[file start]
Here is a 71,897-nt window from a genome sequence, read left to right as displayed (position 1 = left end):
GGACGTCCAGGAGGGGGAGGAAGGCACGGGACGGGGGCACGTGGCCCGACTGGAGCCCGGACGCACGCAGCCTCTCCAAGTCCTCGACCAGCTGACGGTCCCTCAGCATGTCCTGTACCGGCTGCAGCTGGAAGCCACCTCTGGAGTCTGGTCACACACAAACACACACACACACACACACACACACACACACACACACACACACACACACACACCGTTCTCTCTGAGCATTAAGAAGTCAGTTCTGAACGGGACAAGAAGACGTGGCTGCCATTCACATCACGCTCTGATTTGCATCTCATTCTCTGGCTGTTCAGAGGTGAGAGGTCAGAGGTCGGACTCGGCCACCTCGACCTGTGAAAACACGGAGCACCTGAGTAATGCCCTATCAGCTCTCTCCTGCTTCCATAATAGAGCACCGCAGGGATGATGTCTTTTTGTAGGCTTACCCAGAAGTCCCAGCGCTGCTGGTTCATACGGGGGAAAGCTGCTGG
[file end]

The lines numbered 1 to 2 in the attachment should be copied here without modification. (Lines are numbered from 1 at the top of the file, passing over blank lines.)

Here is a 71,897-nt window from a genome sequence, read left to right as displayed (position 1 = left end):
GGACGTCCAGGAGGGGGAGGAAGGCACGGGACGGGGGCACGTGGCCCGACTGGAGCCCGGACGCACGCAGCCTCTCCAAGTCCTCGACCAGCTGACGGTCCCTCAGCATGTCCTGTACCGGCTGCAGCTGGAAGCCACCTCTGGAGTCTGGTCACACACAAACACACACACACACACACACACACACACACACACACACACACACACACACACACCGTTCTCTCTGAGCATTAAGAAGTCAGTTCTGAACGGGACAAGAAGACGTGGCTGCCATTCACATCACGCTCTGATTTGCATCTCATTCTCTGGCTGTTCAGAGGTGAGAGGTCAGAGGTCGGACTCGGCCACCTCGACCTGTGAAAACACGGAGCACCTGAGTAATGCCCTATCAGCTCTCTCCTGCTTCCATAATAGAGCACCGCAGGGATGATGTCTTTTTGTAGGCTTACCCAGAAGTCCCAGCGCTGCTGGTTCATACGGGGGAAAGCTGCTGG